Chancellor’s tax giveaways mean ‘painful’ £60bn spending cuts, IFS warns

The government must slash spending by £60bn and risk political turmoil to get debt under control unless it abandons plans for lower taxes, a leading economic think tank has warned

Anna Isaac,Andrew Woodcock
Tuesday 11 October 2022 10:26 BST
Liz Truss and Kwasi Kwarteng face a trade-off between political and economic credibility
Liz Truss and Kwasi Kwarteng face a trade-off between political and economic credibility (Pool/AFP/Getty)

Kwasi Kwarteng must reverse his tax-cutting plans or impose a “savage” £60bn austerity hit to public services, experts and rebel Tories have warned.

Britain is set for recession until 2024, forcing the chancellor to abandon his mini-Budget giveaways or make a “painful” public sector cut of 15 per cent in order to get debt under control, the Institute of Fiscal Studies found.

But any move to slash public services will face fierce opposition from some Conservative MPs as parliament reconvenes, putting pressure on Liz Truss following a chaotic party conference and turmoil in UK bond markets.

One Sunak-supporting former minister told The Independent: “There is no way Tory MPs are going to stomach savage austerity in a post-Covid cost of living crisis. Liz has driven herself into a cul-de-sac.”

Another former minister, who backed Sunak in the leadership contest, told The Independent that the chancellor “will find real difficulty getting spending cuts through parliament”.

“I won’t vote for them and a lot of my colleagues won’t either,” they added.

The ex-minister said Mr Kwarteng had failed to prepare the ground for last month’s tax cuts or for the austerity that was likely to follow, which he warned would drive startled voters further away from the Tories. An obsession with ideological purity had come ahead of political planning.

“Until the 23 September mini-Budget, no one had factored in the need for any spending cuts,” said the ex-minister. “They never talked about spending cuts during the summer’s leadership campaign. It feels like they won the leadership on a false prospectus.”

“Kwarteng has damaged his political credibility by intervening so clumsily,” the ex-minister added. “It would be better for him to reverse the tax cuts now rather than cut public services, but it may not be enough to redeem his reputation.”

The IFS report concludes that the looming “protracted” recession means the chancellor cannot continue with planned tax cuts without being forced into “big and painful spending cuts”.

“The chancellor should not rely on over-optimistic growth forecasts or promises of unspecified spending cuts,” said Paul Johnson, director of the IFS. “To do so would risk his plans lacking the credibility which recent events have shown to be so important.”

Even if the government were to risk a fight within its own party and save £13bn over the next two years by increasing benefits in line with wage growth rather than inflation, it would not be enough to plug the gap in the public finances, the IFS found.

Mr Kwarteng would still need to cut 15 per cent from all public spending areas, not just health and defence, it said.

Shadow chancellor, Rachel Reeves MP said: “Labour have forced this Tory government to U-turn throughout the cost of living crisis and we will do all we can in our power to do so again to get them to reverse this disastrous, kamikaze Budget.”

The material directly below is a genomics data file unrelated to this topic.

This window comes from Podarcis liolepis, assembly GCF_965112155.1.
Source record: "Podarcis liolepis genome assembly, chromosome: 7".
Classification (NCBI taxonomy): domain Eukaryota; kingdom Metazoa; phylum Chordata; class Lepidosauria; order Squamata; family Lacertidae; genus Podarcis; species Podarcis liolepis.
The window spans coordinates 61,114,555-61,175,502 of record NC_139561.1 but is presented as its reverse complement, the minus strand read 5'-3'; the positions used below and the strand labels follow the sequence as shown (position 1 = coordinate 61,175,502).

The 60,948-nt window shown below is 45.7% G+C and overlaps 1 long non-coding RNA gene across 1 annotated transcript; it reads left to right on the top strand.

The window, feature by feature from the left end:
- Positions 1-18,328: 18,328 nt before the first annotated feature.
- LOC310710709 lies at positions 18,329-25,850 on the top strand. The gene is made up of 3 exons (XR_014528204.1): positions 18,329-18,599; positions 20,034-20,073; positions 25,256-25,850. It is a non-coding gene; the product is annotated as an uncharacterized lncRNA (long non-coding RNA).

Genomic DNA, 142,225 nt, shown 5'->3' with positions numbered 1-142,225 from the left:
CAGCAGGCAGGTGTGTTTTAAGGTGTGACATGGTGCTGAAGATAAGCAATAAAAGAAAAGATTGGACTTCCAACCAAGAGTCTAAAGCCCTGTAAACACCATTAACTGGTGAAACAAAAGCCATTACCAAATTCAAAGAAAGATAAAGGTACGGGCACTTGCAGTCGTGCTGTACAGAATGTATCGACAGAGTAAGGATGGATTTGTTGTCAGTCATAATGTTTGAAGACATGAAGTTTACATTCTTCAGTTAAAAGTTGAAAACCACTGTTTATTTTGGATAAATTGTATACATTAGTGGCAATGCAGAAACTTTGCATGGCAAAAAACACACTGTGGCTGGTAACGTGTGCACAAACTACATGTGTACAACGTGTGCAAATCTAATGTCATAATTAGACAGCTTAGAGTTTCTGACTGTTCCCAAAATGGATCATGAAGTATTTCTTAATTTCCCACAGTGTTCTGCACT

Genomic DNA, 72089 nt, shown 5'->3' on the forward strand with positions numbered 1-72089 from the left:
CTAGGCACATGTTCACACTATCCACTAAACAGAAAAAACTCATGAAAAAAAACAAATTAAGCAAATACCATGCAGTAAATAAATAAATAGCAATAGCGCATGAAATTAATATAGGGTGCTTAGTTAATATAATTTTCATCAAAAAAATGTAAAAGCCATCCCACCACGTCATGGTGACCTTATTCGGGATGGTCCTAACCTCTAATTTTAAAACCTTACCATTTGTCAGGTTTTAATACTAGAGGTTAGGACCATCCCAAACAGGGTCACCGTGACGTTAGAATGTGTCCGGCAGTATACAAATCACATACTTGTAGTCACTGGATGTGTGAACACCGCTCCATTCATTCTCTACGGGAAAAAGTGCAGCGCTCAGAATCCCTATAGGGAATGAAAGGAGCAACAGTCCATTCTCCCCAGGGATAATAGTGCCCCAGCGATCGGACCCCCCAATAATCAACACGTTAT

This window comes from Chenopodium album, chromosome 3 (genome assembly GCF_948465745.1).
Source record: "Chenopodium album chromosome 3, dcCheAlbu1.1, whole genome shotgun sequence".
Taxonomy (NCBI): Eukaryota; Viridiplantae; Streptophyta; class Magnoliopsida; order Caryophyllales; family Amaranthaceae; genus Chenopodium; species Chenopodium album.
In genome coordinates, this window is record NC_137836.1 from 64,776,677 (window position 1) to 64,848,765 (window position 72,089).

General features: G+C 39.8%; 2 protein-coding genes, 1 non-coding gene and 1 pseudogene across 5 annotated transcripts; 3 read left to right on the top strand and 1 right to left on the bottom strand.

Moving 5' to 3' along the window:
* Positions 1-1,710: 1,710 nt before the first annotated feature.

The IFS analysis follows the Treasury’s announcement that it would bring forward details of Mr Kwarteng’s economic plans and independent forecasts from the Office for Budget Responsibility (OBR) by nearly a month, to 31 October.

It means the details will be published ahead of the next Bank of England interest rate decision, due on 3 November.

It also comes as the Bank stepped up its intervention to calm the market for UK government debt, as borrowing costs continued to climb higher.

Members of the Bank’s rate-setting committee have added to pressure on Mr Kwarteng in recent days with public statements underlining their reliance on clear OBR forecasts for working out monetary policy.

If the government chooses to illustrate its fiscal discipline by slashing spending rather than reversing tax cuts, it risks another clash with unions against a backdrop of mounting strikes.

TUC general secretary Frances O’Grady said: “The prime minister promised in her leadership campaign that there would be no return to austerity.

“But since she took office, she has made the wrong choices. Instead of protecting our services, she is blowing billions on tax cuts for high earners and corporations.”

She added: “A responsible government would make it a top priority to rebuild our services after damage from austerity and the pandemic. Strong services like schools and hospitals not only improve lives, they also help create the kind of economic growth that everyone can share in.”

Her words were echoed by Unite general secretary Sharon Graham, who said: “The government has plunged this country into economic chaos and once again the workers are being asked to pay the price.

“We know you can’t grow the economy by destroying jobs, suppressing pay and cutting services relied upon by millions of workers and their families. But still, the government would rather pay for corporate tax cuts by laying waste to our schools and hospitals.”

A Treasury spokesperson said: “Through tax cuts and ambitious supply-side reforms, our Growth Plan will drive sustainable long-term growth, which will lead to higher wages, greater opportunities and sustainable funding for public services.”

They added that details in the fiscal plans due 31 October would illustrate that the government is “committed to fiscal responsibility and getting debt falling as a share of GDP in the medium term”.

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